Dog Anxiety of Ceiling Fans
This was the email subject line from a client, and I couldn’t help, but wonder if this was really true. After scheduling a private consult with this client, and viewing videos she recorded of her dog and the ceiling fan, I had a pretty good idea what was going on.
Was it the Ceiling Fan?
Oh yes, this dog was definitely afraid of the ceiling fan plus a few other novel items. When reviewing the dog owner’s recordings, it appears the dog became concerned when the ceiling fan was not moving and when it was slowing down. He would stare at the ceiling fan when it was still or run away, while growling, as it slowly spun to a stop. When the ceiling fan was spinning at high speed, the dog completely ignored it.
Interestingly, this dog behavior started with the living room ceiling fan and slowly expanded to other ceiling fans in the home. As we dove further into this fear, it seemed he was afraid of other novel household items, such as the exhaust fan turning on and sizzling on the stove. What’s interesting is that the exhaust fan was a new fear, but it predicted sizzling on the stove. This is a prime example of how anxious dogs can become fearful of new items.
Dog Anxiety Over New Items Happens
Anxious dogs can develop fearful reactions to novel household items. As for the cause of the fear, it could be anything from sound, movement of items, dancing shadows casted by an item to past negative experiences around an item. Fear of novel items can continue to include new items weekly or even daily.
Calming Scared Anxious Dogs
Reducing a dog’s anxiety is the first step, which may require a consultation with a veterinary behaviorist. Next, it’s important to remove all scary items. When cooking, place your dog in a closed bedroom on the opposite end of the house. Give him a food stuffed toy and turn on a TV or sound machine to drown out exhaust fan or sizzling noises. As for the dog afraid of ceiling fans, keep the ceiling fan spinning on high.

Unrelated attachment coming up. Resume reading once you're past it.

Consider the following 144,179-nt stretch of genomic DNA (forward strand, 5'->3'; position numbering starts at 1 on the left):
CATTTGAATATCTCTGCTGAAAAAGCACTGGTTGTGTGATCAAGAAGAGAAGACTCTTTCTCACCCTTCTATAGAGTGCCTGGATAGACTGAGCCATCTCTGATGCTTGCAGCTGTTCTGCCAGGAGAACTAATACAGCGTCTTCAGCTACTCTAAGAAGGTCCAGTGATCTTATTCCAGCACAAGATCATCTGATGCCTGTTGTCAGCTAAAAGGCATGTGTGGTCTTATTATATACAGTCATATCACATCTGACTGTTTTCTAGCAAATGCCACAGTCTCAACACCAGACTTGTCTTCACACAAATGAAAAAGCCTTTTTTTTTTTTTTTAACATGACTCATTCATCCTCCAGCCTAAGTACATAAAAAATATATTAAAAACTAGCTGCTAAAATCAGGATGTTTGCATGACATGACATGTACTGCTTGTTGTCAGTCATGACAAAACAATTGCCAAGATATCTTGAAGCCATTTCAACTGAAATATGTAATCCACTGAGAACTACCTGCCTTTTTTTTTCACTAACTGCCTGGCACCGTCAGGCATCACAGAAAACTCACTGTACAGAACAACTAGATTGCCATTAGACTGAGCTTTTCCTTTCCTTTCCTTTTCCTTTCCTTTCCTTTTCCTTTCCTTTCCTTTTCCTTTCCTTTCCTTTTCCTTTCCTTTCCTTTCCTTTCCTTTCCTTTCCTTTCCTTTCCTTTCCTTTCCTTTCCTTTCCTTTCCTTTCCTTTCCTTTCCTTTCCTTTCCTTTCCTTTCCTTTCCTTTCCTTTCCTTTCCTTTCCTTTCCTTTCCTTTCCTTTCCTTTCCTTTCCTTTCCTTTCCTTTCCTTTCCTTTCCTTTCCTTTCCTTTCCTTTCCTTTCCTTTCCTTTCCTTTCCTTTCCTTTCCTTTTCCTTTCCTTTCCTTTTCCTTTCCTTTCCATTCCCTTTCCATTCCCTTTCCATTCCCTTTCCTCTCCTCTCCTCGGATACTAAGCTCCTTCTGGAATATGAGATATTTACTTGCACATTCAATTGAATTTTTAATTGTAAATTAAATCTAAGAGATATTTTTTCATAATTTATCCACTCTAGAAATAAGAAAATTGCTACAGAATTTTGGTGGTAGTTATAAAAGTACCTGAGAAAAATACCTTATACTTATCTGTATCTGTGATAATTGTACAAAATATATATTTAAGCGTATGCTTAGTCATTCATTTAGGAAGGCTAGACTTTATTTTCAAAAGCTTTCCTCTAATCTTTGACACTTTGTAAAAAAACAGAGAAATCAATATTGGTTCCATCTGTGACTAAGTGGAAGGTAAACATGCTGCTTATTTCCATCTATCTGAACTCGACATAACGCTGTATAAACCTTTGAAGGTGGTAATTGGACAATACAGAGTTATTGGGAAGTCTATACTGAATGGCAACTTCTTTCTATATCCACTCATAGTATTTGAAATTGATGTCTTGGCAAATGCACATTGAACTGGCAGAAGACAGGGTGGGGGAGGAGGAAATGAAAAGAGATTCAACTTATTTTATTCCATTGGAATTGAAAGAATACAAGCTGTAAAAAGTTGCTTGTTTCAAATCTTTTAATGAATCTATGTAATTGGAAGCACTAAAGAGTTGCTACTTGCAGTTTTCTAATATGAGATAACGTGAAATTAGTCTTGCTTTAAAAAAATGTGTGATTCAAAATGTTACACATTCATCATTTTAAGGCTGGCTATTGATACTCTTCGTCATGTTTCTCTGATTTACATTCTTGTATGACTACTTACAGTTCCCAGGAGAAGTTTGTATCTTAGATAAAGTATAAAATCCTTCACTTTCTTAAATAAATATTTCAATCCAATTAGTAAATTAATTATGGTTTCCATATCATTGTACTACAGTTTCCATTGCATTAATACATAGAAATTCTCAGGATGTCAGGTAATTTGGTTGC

Once your dog’s environment has been managed, it’s time to change his behavior. Pairing good things with scary things, at the dog’s pace, works extremely well. Toss food whenever your dog looks at the still ceiling fan. Soon, he learns that ceiling fans make cheese rain from the sky. Once your dog is comfortable around still ceiling fans, turn it on low and continue to toss food. Follow the same procedure for fear of the exhaust fan and sizzling.
If your dog becomes scared, stop the practice session immediately. It may be necessary to partner with a professional positive reinforcement dog trainer for best results, and inform your veterinary behaviorist that the dog’s behavior has regressed.